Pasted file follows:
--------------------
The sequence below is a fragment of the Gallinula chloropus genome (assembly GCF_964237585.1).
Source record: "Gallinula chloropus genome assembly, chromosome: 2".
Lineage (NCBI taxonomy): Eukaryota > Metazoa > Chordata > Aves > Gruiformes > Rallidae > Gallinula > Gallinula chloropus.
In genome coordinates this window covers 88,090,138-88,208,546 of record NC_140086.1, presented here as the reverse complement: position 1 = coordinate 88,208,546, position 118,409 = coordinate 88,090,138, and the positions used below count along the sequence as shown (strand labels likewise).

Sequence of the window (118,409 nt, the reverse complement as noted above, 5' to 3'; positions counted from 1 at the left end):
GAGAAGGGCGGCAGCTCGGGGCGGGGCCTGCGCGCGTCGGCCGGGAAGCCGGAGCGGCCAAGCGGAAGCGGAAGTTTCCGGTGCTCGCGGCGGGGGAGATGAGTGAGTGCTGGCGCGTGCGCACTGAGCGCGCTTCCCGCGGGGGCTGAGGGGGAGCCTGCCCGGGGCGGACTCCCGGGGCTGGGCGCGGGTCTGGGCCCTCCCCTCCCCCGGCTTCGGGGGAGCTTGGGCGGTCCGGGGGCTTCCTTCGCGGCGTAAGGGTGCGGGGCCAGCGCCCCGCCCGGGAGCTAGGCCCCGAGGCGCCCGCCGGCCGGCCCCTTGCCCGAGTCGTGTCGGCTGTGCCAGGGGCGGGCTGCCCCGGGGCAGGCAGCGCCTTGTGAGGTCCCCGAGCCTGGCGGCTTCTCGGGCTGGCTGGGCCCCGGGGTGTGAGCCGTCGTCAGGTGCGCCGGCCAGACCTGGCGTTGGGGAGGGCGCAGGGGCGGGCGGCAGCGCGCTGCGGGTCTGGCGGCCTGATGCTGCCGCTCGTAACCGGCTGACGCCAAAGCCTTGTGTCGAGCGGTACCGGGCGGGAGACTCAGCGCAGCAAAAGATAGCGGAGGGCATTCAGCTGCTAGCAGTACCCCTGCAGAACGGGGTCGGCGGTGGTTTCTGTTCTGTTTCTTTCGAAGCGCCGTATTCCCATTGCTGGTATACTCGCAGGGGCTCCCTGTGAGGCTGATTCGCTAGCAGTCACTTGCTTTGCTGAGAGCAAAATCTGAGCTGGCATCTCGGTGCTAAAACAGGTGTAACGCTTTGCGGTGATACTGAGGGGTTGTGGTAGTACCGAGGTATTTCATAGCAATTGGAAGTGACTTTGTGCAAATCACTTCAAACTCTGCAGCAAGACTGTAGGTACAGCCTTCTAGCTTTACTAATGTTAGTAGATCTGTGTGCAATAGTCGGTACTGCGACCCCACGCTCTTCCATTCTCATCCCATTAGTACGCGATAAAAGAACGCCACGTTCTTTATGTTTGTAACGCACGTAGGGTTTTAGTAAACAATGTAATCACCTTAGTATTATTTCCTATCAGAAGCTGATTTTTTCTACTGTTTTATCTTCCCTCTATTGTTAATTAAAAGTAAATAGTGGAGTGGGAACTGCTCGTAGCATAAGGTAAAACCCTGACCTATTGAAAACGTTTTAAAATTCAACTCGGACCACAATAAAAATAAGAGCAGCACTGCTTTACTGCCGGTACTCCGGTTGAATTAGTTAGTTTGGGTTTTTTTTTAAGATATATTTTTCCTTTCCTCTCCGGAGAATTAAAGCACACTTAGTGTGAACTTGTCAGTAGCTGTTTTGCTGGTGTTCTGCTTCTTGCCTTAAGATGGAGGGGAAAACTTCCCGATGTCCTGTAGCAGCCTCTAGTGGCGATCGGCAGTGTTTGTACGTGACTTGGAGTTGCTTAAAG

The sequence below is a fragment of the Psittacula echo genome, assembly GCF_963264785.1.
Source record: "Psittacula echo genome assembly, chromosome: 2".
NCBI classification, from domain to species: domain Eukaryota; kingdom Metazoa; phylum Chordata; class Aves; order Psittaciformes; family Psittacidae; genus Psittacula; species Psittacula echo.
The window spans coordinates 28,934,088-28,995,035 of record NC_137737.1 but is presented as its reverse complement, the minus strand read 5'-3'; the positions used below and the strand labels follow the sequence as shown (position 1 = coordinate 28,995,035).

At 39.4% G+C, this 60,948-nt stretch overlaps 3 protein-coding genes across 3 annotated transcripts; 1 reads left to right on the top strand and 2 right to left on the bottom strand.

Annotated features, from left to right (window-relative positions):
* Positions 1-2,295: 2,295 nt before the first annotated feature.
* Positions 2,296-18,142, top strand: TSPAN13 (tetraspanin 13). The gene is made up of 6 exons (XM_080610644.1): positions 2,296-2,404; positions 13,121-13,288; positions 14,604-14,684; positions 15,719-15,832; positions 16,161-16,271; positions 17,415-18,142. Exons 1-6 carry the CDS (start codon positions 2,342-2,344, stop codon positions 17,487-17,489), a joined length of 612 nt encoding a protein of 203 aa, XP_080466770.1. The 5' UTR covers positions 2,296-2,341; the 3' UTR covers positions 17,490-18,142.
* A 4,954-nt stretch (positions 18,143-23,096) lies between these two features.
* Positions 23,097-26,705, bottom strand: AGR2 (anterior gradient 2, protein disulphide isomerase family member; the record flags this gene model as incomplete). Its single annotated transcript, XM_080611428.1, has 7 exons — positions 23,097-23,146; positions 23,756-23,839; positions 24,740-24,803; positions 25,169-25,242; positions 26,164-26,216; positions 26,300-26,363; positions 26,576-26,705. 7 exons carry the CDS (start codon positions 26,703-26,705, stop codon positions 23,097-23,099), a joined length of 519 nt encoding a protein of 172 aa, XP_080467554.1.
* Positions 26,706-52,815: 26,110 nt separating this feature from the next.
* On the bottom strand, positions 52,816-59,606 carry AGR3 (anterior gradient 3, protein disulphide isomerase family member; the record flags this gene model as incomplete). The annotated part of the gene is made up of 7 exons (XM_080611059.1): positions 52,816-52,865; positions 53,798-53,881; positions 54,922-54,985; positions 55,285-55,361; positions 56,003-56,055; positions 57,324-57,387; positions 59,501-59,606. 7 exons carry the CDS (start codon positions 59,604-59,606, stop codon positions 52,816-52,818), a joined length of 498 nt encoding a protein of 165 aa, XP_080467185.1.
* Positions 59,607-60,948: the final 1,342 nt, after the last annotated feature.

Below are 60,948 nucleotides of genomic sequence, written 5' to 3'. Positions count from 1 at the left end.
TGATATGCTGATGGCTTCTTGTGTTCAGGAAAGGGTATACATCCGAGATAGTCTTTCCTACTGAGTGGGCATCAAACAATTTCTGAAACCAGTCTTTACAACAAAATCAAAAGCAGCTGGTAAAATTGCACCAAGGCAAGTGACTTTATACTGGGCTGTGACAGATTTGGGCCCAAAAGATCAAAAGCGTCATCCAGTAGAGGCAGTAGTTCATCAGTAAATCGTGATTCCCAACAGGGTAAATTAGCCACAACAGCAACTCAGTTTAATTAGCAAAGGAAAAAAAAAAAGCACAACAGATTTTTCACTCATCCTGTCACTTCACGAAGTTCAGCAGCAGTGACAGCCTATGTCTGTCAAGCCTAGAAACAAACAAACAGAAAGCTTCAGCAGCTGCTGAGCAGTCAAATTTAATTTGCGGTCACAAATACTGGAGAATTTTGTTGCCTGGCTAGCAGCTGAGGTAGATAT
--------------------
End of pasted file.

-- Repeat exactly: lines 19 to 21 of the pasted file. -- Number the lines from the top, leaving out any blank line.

* Positions 59,607-60,948: the final 1,342 nt, after the last annotated feature.

Below are 60,948 nucleotides of genomic sequence, written 5' to 3'. Positions count from 1 at the left end.
TGATATGCTGATGGCTTCTTGTGTTCAGGAAAGGGTATACATCCGAGATAGTCTTTCCTACTGAGTGGGCATCAAACAATTTCTGAAACCAGTCTTTACAACAAAATCAAAAGCAGCTGGTAAAATTGCACCAAGGCAAGTGACTTTATACTGGGCTGTGACAGATTTGGGCCCAAAAGATCAAAAGCGTCATCCAGTAGAGGCAGTAGTTCATCAGTAAATCGTGATTCCCAACAGGGTAAATTAGCCACAACAGCAACTCAGTTTAATTAGCAAAGGAAAAAAAAAAAGCACAACAGATTTTTCACTCATCCTGTCACTTCACGAAGTTCAGCAGCAGTGACAGCCTATGTCTGTCAAGCCTAGAAACAAACAAACAGAAAGCTTCAGCAGCTGCTGAGCAGTCAAATTTAATTTGCGGTCACAAATACTGGAGAATTTTGTTGCCTGGCTAGCAGCTGAGGTAGATAT